Everybody wants to believe they work for brands that are among the best. But just as marketers are in the business of telling others stories, they also tell themselves stories about the brands they work for. And some of those myths are just not good.
Here are three examples of how brands tell themselves the wrong things and where that can lead.
“Digital will save us”
Recently Unilever’s Keith Weed argued that a whole generation of marketers are failing to tool up fast enough for the world of marketing that lies ahead. According to Weed, marketing pros can be divided into three groups: those who have engaged with digital to keep up; those who know no other way because they were born and bred into a digital world; and the group Weed refers to as “the lost generation” who are leading brands and businesses but whose knowledge of digital is superficial at best.
I don’t disagree at all that there are those that get the opportunities that digital offers and those that don’t. But I’d go further. To me, that lost group are not just those who fail to understand digital marketing. They are the brand leaders and managers from across the generations who have become panacea-hunters. Recently I was at a meeting with a leadership team who told me that the future of their business lay in the fact that they were going to be a digital organisation. When I asked them what that institution looked like, they essentially told me they didn’t know yet. It was a work in progress. I refrained from stating what they had clearly missed – putting the word “digital” in front of something you can’t even imagine doesn’t make it more viable.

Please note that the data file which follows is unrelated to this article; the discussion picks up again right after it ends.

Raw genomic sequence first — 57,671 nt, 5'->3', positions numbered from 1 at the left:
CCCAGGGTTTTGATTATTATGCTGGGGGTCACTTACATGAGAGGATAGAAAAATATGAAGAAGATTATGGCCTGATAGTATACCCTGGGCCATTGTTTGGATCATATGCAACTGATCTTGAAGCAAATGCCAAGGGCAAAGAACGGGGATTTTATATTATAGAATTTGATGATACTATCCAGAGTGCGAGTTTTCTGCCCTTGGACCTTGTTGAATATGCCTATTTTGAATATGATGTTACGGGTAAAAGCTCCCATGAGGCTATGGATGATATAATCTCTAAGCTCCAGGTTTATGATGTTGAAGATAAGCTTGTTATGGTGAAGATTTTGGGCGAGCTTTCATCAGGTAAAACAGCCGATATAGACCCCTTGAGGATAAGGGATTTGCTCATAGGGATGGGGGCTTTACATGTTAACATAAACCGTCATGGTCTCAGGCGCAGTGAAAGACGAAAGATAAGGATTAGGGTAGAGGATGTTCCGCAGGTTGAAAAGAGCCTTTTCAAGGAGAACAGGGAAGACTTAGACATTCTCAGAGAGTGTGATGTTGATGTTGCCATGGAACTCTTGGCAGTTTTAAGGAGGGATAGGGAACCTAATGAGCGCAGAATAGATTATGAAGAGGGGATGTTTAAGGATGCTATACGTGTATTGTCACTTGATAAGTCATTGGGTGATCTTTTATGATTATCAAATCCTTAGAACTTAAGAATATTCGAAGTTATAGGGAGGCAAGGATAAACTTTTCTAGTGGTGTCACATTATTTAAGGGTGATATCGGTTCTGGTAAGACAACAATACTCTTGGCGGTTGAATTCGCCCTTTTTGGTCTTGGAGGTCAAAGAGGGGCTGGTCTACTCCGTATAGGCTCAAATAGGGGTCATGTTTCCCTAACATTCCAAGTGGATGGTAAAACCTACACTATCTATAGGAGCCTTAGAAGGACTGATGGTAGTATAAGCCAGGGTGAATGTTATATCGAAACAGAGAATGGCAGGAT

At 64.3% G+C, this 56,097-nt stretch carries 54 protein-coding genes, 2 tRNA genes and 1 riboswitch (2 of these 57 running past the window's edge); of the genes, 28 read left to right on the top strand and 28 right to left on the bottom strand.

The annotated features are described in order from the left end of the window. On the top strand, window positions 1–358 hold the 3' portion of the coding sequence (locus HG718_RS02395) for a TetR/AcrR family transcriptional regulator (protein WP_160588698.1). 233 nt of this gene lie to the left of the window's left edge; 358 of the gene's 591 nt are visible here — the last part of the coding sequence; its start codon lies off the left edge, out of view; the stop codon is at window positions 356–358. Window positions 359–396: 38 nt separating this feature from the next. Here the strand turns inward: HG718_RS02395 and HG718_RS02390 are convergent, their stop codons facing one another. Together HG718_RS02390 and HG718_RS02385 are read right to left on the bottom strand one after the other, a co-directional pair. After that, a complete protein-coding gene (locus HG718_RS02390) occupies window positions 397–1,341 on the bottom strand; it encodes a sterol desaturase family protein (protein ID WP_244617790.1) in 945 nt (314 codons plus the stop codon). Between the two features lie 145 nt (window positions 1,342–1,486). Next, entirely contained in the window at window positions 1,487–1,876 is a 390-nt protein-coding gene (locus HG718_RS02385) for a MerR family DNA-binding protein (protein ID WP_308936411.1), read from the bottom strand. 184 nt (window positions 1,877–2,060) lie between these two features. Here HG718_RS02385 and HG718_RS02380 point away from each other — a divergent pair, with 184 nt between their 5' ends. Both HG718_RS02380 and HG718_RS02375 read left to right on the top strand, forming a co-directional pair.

“Our brand is great (I think)”
Interbrand have just released their study of the best brands in the world. In an accompanying piece, Global CEO Jez Frampton talks about what it takes to grow a brand in today’s “Age of You”: “Companies have to be more comprehensive, creative, and customer-centric. The only way to navigate the multiple avenues of growth is to develop a clear and cohesive strategy that is completely designed around the customer. Growth comes from a clear strategy and exceptional customer experiences.”
A brand is only as good as the difference it makes and the growth it creates as a result
I don’t disagree with any of that, of course. But it does strike me that so many brands are still banking on improvement to get them to where they want to be. To me, that ignores (or at least downplays) the market dynamics that decide who wins and who doesn’t. You see I don’t think it’s enough to focus on having a brand you think is great or even better; it’s about growing a brand that out-competes and out-performs relative to everyone around you and to what consumers are looking for. You can’t just have a strategy and experiences and a story. A brand is only as good as the difference it makes and the growth it creates as a result.
It’s not about what a brand is, or has. It’s about what a brand does. Too few marketers seem prepared to make the calls that Mr Frampton argues for: they think they’re comprehensive, creative, and customer-centric; what they don’t know is whether they actually are comprehensive, creative and customer-centric enough, i.e. what do their customers think about them, and how do they know?